MARKS, ISAAC ca. 1708-ca. 1780. Jewish physician, possibly of Sephardic or Asheknazi descent. Affiliated with Rhode Island Sephardic physician Abrahams Isaac Abraham, in terms of community service as Rabbi and for the performance of bris. Appears on a taxlist for the Fishkill area ca. 1743-8. First mention of physician’s care appears as a court order for reimbursement for his services to the Poor. [Court of General Sessions, 1745, October 16, “to Doctor Marks 12/.”: “payment ordered for care of the poor’, for one in Rombout Precinct]. In a Land deed dated April 10, 1747, Rombout Precinct, [vol. 9, p. 81], his nearby house is described as “the Jew Doctor’s house.” In future years he briefly partnered with Dr. Cors. Osborn, who according to Reynolds was residing in Poughkeepsie at the time (HWR writes: “Dr. Cornelius Osborn was of Poughkeepsie in 1756 and perhaps Dr. Marks had removed there from Rombout.”). We know that the two were working together in October 1756, when the court ordered payment “to Marks and Osborn for attendance and drugs” in the treatment John Lane, foot soldier. Reynolds’ notes support the suggestion of a possible land exchange, barter or through full and fair records, or rent followed between Marks and Cors. Osborn. If this is the same Dr. Marks as mentioned by Rabbi Abraham, he apparently had some problems with the local sheriffs on several occasions, in Westchester or Dutchess County (see Abraham’s letter). In a miscellaneous document cited by prominent local historian (name?), Marks was sympathetic to negros; on one occasion (Ancient Document #3584), Marks was referred to as a “French Doctor” in a legal note pertaining to charges of “treason” and “conspiracy” [“treasonable discourse tending to a conspiracy”]. The constable arresting them noted their stay at the “French Doctor”’s house where they were provided “cyder” by the mother-in-law, perhaps ca. 1755-60. Married, and during the later years resided in and possibly died in or near Poughkeepsie, about 1780; the location of the house was “on the King’s Highway, now Market Street, near the site of Adriance Memorial Library.” Trained in traditional Jewish Medicine (Talmud, Moses, Maimonides, etc.) along with one or more cultural forms of Dutch and/or English based European medicine. For more see Helen Wilkinson Reynolds (“Physicians and Medicine in Dutchess County in the Eighteenth Century”, YDCHS, 1941. p. 79). A lengthier biography is in preparation on this historically important physician.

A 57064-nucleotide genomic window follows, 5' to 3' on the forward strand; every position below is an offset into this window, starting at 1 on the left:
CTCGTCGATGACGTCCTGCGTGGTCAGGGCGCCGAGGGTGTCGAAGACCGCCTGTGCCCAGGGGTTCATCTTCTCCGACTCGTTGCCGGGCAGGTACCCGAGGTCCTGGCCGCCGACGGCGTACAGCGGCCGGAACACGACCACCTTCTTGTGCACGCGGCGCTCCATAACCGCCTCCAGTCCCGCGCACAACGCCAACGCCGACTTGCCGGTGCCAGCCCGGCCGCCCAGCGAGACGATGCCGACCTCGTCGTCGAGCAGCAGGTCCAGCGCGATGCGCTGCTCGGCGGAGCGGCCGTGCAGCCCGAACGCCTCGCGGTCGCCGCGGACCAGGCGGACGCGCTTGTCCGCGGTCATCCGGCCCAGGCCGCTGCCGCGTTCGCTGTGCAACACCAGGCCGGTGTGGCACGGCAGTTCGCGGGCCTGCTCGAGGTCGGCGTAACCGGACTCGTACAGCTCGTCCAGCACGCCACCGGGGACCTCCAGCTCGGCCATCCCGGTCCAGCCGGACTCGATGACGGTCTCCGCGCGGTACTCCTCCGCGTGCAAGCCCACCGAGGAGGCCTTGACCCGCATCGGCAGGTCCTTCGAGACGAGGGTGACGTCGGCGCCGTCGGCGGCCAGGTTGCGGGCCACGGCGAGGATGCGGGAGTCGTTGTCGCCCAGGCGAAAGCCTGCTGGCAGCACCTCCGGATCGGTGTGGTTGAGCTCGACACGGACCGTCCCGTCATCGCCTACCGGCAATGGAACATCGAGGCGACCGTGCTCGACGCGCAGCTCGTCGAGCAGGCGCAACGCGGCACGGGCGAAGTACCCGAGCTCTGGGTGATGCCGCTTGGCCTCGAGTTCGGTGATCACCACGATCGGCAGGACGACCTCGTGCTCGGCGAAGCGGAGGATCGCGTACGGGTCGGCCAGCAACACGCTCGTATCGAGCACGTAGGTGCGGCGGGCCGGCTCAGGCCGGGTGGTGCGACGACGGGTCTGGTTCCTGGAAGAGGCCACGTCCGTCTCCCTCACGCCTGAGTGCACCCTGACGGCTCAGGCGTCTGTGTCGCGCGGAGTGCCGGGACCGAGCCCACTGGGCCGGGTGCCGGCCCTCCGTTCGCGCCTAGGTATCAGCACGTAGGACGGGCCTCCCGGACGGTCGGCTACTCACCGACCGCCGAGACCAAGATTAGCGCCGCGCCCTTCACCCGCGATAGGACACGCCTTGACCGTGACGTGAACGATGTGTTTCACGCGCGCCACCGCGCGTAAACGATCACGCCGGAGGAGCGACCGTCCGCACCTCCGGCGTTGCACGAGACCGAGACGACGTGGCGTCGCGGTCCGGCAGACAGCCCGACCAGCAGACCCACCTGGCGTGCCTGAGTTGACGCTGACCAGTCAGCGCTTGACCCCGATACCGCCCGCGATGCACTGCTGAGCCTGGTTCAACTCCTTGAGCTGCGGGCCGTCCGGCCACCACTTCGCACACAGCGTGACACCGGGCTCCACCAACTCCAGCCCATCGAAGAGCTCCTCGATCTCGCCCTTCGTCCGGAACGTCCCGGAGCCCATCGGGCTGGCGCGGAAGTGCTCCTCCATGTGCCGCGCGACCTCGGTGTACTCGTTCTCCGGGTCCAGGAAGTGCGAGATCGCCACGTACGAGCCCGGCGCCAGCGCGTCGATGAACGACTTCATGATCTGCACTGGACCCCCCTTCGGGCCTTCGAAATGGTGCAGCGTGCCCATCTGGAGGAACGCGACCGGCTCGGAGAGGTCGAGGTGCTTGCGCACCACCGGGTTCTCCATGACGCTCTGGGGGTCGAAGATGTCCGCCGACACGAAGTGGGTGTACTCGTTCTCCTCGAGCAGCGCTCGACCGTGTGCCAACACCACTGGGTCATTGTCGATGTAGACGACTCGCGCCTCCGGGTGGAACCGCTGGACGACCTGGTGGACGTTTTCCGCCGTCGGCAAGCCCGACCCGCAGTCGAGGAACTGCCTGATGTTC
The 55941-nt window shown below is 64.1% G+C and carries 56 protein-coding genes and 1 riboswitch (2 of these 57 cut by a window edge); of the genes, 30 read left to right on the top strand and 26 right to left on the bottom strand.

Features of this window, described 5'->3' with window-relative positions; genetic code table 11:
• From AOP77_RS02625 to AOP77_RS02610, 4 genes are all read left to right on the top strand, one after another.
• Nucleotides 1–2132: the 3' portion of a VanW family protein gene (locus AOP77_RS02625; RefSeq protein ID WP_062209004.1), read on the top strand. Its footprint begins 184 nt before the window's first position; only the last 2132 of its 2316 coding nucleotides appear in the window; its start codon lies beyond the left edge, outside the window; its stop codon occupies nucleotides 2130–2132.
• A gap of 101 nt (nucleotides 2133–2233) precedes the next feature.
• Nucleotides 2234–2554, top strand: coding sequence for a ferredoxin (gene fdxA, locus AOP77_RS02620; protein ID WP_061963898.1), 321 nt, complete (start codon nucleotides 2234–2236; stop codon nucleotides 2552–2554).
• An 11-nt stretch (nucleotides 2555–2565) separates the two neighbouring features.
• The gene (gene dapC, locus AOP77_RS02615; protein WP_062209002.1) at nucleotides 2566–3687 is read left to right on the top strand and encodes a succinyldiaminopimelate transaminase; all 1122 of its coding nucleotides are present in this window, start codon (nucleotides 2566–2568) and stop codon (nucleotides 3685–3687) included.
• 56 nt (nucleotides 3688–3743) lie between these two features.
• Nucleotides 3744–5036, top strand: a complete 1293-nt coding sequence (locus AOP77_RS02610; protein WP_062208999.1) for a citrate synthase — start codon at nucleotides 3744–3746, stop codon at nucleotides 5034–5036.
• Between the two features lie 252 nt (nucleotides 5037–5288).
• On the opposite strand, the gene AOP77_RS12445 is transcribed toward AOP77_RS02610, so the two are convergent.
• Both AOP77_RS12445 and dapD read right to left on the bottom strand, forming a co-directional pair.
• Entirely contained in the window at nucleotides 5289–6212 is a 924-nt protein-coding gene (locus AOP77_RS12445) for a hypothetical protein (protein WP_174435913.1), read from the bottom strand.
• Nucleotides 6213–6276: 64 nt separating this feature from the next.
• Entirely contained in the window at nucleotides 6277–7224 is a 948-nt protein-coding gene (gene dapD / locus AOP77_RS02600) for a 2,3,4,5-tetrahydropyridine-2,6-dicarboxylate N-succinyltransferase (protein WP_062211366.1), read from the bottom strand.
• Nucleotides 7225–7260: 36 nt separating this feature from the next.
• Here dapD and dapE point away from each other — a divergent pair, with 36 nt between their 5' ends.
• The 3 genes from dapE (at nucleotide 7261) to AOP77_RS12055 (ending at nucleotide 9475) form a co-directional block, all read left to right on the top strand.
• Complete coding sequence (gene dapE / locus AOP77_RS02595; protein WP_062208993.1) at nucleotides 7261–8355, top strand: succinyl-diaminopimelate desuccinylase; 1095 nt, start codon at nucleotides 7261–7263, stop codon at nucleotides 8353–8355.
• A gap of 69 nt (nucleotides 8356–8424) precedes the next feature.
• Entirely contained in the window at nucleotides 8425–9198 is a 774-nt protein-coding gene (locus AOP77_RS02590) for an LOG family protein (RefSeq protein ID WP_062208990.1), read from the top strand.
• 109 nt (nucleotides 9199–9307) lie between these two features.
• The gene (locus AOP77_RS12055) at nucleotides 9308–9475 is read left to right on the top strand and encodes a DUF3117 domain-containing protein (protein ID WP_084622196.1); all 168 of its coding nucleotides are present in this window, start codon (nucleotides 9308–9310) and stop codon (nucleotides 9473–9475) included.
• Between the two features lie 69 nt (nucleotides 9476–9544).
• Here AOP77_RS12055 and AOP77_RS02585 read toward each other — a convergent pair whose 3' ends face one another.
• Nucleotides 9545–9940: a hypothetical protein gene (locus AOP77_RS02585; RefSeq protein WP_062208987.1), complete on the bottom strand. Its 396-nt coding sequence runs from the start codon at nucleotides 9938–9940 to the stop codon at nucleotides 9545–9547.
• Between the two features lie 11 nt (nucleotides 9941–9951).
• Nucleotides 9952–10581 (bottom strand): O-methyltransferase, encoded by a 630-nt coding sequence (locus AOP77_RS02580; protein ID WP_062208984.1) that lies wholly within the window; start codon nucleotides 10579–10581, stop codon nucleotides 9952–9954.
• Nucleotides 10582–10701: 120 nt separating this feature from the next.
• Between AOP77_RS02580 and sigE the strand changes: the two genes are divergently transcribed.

BARD, JOHN. 1716-1799. Born Burlington, N. J., February 20th, 1716; died Hyde Park, N. Y., April 1st, 1799; buried St. James’ Churchyard. Probably most active in New Jersey and Pennsylvania as a scientists and physician, with most evidence demonstrating the majority of his activities occurring in Philadelphia, with a focus on botanical medicine and the production of the Botanical Garden. He removed to Hyde Park at the dawn of the War with his son Samuel, where John Bard retired and initiated a new botanical garden while his son Samuel continued to practice and serve as a doctor for the remainder of the war, assisting in the reopening of the medical school in NY City soon after the end of the War.